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Outline of a project

I guess since I'm such a beginner I didn't give enough information for a more acurate answer.

I'm creating a personnel program that will import a large amount of data from different sources in different formats .csv and just plain txt from generic prints.

I will need to create reports, memorandumes, calculate dates for appointments, test for qualifications.

I will need to analyse information and create reports that will show potentiol problems based on data analasys.

will need to creat paper forms that are filled out using data from data base. will need to input missing data.

I was hopeing for maybe a MS word or Excell project outline to get me started in the identification of the project or....definition of the project.

To figure out the different modules, and separate parts that will make up the whole.

I've been told by many programers that this is the most important step in programing and if this is not done well the code will be bloated and not very easy to update later on.

Hope this helps you (Guru's) in helping this novice start out right. <:)

Michael Zuilkowski
Sunday, March 9, 2003


The answer to your question is that no, there isn't a template out there to help you solve this problem.  The reason being, is that there are several formal approaches to developing software: extreme programming (XP), agile development and more traditional approaches.  I would suggest most companies/developers use a hybrid of formal methodologies combined with (hopefully!), common sense.

There are basically three steps in developing the type of software you have described above:
1.  Gathering requirements
2.  Design
3.  Development

1.  Gathering requirements
In the requirements gathering phase, you are trying to identify what the software is supposed to do.  I might suggest looking into 'Managing Software Requirements' by Ed Yourdon.  Its really in depth and detailed, so don't attempt to use all of the things he suggests.  Pick out the ideas that suit you.  There are several (gulp!), templates to use in this book, *BUT* they only make sense in the context of his framework.  Basically, I would suggest developing your own tailored approach, based on his ideas.  This has worked quite well for our group.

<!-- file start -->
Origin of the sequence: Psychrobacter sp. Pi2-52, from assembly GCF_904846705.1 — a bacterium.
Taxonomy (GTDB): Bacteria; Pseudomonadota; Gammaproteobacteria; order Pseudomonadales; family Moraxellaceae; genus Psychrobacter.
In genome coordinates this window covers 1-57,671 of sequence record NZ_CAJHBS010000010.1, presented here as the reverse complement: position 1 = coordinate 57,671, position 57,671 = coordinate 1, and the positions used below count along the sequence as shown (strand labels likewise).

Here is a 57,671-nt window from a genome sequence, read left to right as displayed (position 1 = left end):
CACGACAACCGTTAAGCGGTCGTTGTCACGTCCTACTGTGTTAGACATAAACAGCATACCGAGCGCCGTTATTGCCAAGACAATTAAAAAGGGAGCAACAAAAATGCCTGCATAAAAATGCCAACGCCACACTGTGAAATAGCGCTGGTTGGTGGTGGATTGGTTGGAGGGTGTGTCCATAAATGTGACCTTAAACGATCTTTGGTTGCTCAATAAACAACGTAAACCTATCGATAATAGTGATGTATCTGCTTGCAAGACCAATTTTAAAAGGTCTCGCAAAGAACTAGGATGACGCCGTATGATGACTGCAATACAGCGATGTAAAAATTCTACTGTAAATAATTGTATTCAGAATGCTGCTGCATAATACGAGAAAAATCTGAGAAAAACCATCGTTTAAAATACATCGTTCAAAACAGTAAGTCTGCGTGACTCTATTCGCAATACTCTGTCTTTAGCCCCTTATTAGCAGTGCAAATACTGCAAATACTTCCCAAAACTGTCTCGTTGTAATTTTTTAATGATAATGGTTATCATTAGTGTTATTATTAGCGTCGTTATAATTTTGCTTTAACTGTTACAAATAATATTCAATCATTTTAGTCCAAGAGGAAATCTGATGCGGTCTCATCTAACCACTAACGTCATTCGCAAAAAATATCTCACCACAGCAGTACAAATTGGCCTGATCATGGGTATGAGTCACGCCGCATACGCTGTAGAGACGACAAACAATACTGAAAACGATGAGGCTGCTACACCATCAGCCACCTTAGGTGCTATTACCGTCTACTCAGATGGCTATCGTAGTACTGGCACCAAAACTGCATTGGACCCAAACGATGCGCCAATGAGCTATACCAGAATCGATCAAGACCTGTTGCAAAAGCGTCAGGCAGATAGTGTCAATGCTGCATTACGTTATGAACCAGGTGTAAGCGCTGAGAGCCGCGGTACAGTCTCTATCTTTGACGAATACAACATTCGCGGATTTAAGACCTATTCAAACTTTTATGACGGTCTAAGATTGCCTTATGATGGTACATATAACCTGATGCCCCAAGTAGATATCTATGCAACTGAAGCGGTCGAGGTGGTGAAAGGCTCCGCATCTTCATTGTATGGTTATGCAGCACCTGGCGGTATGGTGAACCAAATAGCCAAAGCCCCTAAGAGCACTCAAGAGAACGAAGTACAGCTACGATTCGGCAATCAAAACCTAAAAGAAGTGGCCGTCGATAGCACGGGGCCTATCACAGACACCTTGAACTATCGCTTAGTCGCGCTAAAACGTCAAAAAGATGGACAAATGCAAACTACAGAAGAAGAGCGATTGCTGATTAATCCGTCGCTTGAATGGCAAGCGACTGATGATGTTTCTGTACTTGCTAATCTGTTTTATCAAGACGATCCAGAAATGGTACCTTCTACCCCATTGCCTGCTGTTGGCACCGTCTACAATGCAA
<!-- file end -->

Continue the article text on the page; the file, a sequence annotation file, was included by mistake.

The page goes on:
2.  Design
If you have effectively gathered requirements, you should be able to break the application into distinct modules or units of work at a high level.  At this point I use pen and paper for UML design, followed by templates/class defenitions to get a handle on how I will implement the solution.  Once everything looks like it will fit together, I start developing.

3.  Development
Write the damn thing.  Re-evalutating some of your design might be necessary.  Developing a schedule is helpful.  Check out Joel's article on this:
Note that unit testing, prototyping, and promotion are included at this stage.

Keep in mind that these are the basic stages of development, and there are many schools of thought as to how to they should be implemented.  Size, scope, team competency, technologies used, etc., all define how they are implemented.  If you want a more indepth of analysis of what I am describing you might want to look at 'Software Project Management' by Walker Royce.

You might want to check out some of Joel's articles older articles, as there may be information that might be of use to you:

Since it sounds like you are starting at square one, I have attempted to push you in the right direction.  Keep in mind that there are volumes of literature and entire methodologies devoted to what you are asking.  Its difficult to encapsulate all of these ideas into a response.  I have attempted to introduce you to the *BASIC* concepts, and hopefully others here can offer useful resources/suggestions to get you going.

Good Luck!

Monday, March 10, 2003

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